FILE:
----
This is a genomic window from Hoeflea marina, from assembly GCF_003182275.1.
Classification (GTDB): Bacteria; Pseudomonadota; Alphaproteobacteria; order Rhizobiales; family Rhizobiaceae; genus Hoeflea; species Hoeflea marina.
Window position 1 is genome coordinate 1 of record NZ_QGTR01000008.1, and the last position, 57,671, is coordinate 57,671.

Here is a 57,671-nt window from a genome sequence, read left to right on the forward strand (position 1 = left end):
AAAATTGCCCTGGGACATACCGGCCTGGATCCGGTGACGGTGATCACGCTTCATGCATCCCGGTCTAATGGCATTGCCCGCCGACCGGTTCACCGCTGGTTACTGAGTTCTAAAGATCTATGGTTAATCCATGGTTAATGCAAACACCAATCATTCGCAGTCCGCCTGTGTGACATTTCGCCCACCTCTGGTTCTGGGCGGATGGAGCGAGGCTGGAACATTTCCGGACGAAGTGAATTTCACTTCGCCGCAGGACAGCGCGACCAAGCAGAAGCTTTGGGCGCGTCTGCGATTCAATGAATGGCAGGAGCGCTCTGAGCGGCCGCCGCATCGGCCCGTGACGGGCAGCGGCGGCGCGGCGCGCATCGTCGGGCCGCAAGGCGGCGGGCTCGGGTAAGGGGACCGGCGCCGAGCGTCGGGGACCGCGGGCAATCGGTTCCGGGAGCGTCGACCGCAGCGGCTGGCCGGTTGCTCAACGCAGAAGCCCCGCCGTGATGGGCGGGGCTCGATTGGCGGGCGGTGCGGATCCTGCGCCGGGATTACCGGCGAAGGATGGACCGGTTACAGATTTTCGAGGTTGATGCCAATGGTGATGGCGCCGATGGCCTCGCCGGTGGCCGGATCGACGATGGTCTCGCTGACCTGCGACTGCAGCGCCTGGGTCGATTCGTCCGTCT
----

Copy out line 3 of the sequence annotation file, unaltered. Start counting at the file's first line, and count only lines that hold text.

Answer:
Window position 1 is genome coordinate 1 of record NZ_QGTR01000008.1, and the last position, 57,671, is coordinate 57,671.